To regulate drilling activities proposed by oil and gas companies in the oil-rich Gulf of Mexico (GOM), governing agencies require the submittal and approval of certain plan documents before drilling activities can be initiated. For drilling activities in the Western GOM, these plans typically consist of one of the following:
- EP, or Exploration Plan – required to conduct exploratory drilling on any offshore lease
- DOCD, or Development Operations Coordination Document – required for development and production drilling activities on any offshore lease in the Western Gulf of Mexico
For the western GOM, the EP and DOCD plans and associated documentation are submitted, reviewed, and approved (or disapproved) by the Bureau of Ocean Energy Management Regulation and Enforcement (BOEMRE), a federal agency regulated under the Department of the Interior. (BOEMRE was previously known as the Minerals Management Service, or MMS). BOEMRE is responsible for overseeing the safe and environmentally responsible development of energy on the Outer Continental Shelf (OCS). Regulations governing the requirements for EP and DOCD plans are codified under Title 30 of the Code of Federal Regulations at 30 CFR Part 550.
An EP or DOCD plan must include air emissions information for the proposed activities. In general, this information includes projected emissions, frequency and duration of emissions, bases for calculations, equipment information, emissions reductions measures (if applicable), and dispersion modeling (if applicable).
Impacts to Air Quality — Importance of Air Dispersion Modeling
Before submitting an EP or DOCD plan to BOEMRE for approval, the applicant must demonstrate that onshore air quality impacts from proposed offshore activities, as compared to the National Ambient Air Quality Standards (NAAQS), will not adversely affect human health or the environment. Emissions from offshore sources must be quantified using EPA-approved methodologies. These sources include fuel burning sources, such as drilling rigs, generators, flares, and supply vessels as well as sources of fugitive emissions. If these emissions exceed pollutant-specific thresholds, then air dispersion modeling may be required.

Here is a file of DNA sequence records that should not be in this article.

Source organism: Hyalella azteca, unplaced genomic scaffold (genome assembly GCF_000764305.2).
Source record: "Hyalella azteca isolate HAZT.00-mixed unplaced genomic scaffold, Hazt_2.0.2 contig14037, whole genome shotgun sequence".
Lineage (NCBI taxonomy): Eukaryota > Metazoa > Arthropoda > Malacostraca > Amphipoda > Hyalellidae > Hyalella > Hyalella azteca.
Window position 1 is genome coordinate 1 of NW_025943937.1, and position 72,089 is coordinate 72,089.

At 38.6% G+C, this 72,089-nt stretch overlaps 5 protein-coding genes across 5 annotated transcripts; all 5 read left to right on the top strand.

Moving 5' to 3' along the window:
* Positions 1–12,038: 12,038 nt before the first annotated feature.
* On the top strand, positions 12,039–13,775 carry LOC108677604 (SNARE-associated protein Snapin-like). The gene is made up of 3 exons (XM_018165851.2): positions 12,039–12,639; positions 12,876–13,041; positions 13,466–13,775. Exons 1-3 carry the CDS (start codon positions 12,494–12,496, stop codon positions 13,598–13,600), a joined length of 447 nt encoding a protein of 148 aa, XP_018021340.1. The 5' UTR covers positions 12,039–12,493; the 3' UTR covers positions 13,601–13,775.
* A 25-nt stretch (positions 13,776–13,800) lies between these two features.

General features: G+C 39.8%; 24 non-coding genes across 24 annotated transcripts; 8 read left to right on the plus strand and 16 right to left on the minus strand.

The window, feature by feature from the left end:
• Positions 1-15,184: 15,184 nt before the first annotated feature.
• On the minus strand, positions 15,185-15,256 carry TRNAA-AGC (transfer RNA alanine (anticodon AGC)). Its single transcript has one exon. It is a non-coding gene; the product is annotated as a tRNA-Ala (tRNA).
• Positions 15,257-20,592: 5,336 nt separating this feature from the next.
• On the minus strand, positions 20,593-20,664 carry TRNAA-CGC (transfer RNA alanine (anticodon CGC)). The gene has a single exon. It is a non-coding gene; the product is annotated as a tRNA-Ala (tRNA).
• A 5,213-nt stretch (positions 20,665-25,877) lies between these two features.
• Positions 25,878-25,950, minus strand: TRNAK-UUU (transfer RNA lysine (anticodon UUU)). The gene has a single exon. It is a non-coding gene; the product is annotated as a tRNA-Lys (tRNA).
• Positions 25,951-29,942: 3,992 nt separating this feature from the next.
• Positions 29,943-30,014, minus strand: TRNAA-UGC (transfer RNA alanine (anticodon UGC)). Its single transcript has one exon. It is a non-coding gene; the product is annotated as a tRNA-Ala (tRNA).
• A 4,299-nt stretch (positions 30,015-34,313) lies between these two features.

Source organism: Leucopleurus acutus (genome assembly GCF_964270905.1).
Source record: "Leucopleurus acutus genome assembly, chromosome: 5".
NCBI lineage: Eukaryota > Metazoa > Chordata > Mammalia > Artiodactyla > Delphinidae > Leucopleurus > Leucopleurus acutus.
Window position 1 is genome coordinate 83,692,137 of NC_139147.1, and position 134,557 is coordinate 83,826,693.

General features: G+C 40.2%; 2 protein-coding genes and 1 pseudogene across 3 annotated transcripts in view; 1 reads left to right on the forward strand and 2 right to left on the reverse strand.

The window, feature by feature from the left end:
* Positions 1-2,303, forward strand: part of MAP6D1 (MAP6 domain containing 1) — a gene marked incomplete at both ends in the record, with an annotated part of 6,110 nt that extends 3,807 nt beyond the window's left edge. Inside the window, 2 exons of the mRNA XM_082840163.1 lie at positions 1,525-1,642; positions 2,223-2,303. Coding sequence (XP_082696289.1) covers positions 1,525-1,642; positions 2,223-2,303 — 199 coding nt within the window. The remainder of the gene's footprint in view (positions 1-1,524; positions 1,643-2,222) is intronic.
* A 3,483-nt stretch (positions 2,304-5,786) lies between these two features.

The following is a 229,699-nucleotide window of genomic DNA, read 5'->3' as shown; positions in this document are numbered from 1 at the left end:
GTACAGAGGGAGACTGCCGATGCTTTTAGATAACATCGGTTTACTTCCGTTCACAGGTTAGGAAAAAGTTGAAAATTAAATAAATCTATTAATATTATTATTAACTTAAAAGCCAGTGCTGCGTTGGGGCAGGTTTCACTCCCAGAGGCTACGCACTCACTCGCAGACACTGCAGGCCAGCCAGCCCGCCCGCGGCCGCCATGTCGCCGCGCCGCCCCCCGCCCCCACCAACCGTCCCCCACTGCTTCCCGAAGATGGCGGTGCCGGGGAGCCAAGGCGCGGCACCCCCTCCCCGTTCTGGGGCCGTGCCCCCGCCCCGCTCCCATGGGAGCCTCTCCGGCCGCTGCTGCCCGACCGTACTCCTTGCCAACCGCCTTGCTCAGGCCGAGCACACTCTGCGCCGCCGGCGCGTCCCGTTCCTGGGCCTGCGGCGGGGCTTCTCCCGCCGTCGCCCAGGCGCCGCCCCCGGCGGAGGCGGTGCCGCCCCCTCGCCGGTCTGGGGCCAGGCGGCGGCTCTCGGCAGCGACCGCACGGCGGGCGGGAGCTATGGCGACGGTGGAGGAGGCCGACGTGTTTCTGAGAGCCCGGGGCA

There are several dispersion models available for modeling sources over water, including CALPUFF and OCD (Offshore and Coastal Dispersion Model). BOEMRE typically recommends OCD for the Western GOM because it is usually less time consuming than CALPUFF.
The OCD model was developed by EPA in conjunction with BOEMRE’s predecessor agency, the MMS, in the late 1980s, and the model was formally approved for use in January 1988. It is an hourly, steady-state model used to predict the onshore concentration of air pollutants emitted from offshore sources.
As detailed in Table 1, compared to CALPUFF, the OCD model’s relatively simpler data processing makes it an efficient model for use in predicting pollutant impacts from offshore sources.
Criteria for Using OCD Modeling
According to BOEMRE, OCD modeling is appropriate when:
- the emission source is located in the OCS; and
- emissions from the offshore source are greater than certain thresholds based on the following formula used by BOEMRE to calculates emission thresholds:
where E = emission threshold, tons/year
D= distance to shore, miles
k and n = pollutant-specific constants
As evidenced by this formula, emission thresholds are based on the distance from the source to the shoreline. The farther the distance to shoreline, the greater the emission threshold will be for a particular pollutant. EP and DOCD plans typically include the pollutants and thresholds shown in Table 2.